Even though he knew the condition of the man’s heart, he loved him too much to simply enable him to stay the way he was.

He didn’t come right out and condemn the young man. Jesus never operates that way. But, he didn’t just give him his approval to make him feel good either. Jesus gave him truth. By challenging him to look at himself to determine where his own heart was, Jesus was allowing for the young man’s heart to convict himself. And he obviously was convicted because the scripture says that he went away sad because he had great wealth. He wasn’t willing to give up what he had on this earth. He had everything, on earth but was unwilling to sacrifice it for eternal life, something he obviously wanted. He didn’t have enough knowledge about who God is to make that sacrifice. He didn’t have enough faith in God’s promises to make that sacrifice. He couldn’t see beyond his current circumstances to realize God had something better for him and so he couldn’t TRUST God. He knew it and it made him sad.

These are tough times we are living in. It’s easy to forget what the Christian life is really all about. Is Jesus using circumstances to show us, just like that rich young man, where our heart truly is? Could it be that He is using these tough times to get closer to us? Could it be "tough love" so to speak?

“I tell you the truth, it is hard for a rich man to enter the kingdom of heaven…Matthew 19:23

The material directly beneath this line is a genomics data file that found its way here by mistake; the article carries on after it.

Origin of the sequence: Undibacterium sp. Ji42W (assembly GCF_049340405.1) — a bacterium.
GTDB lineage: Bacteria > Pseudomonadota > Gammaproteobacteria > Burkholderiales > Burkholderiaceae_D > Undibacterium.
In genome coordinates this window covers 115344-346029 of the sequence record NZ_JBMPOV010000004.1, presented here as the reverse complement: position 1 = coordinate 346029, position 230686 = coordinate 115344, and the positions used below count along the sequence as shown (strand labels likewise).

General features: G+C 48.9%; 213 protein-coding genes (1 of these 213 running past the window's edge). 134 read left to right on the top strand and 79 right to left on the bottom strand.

Stacy

2 comments:

Warren Baldwin said...

You use this story to raise some very good and appropriate questions for today. I do wonder what God is doing. Seems like he is definitely trying to get our attention somehow!

In the OT God forbid Israel to conduct their economy on a debt-based system. Today, we are doing that very thing. All of our paper money enters circulation already debt-attached. Nationally, we owe more money to private stockholders of the Fed then we have money in circulation to pay. Such a system can not prosper indefinitely.

I hope current conditions will lead us to evaluate our present economic expecatations and practices in light of Scripture.

Good post.

Kelly Combs said...

These are very tough economic times. So wonderful to know that God provides us our daily bread. It's just that many of us are used to steak, and don't appreciate the bread.

Good words to reflect on today.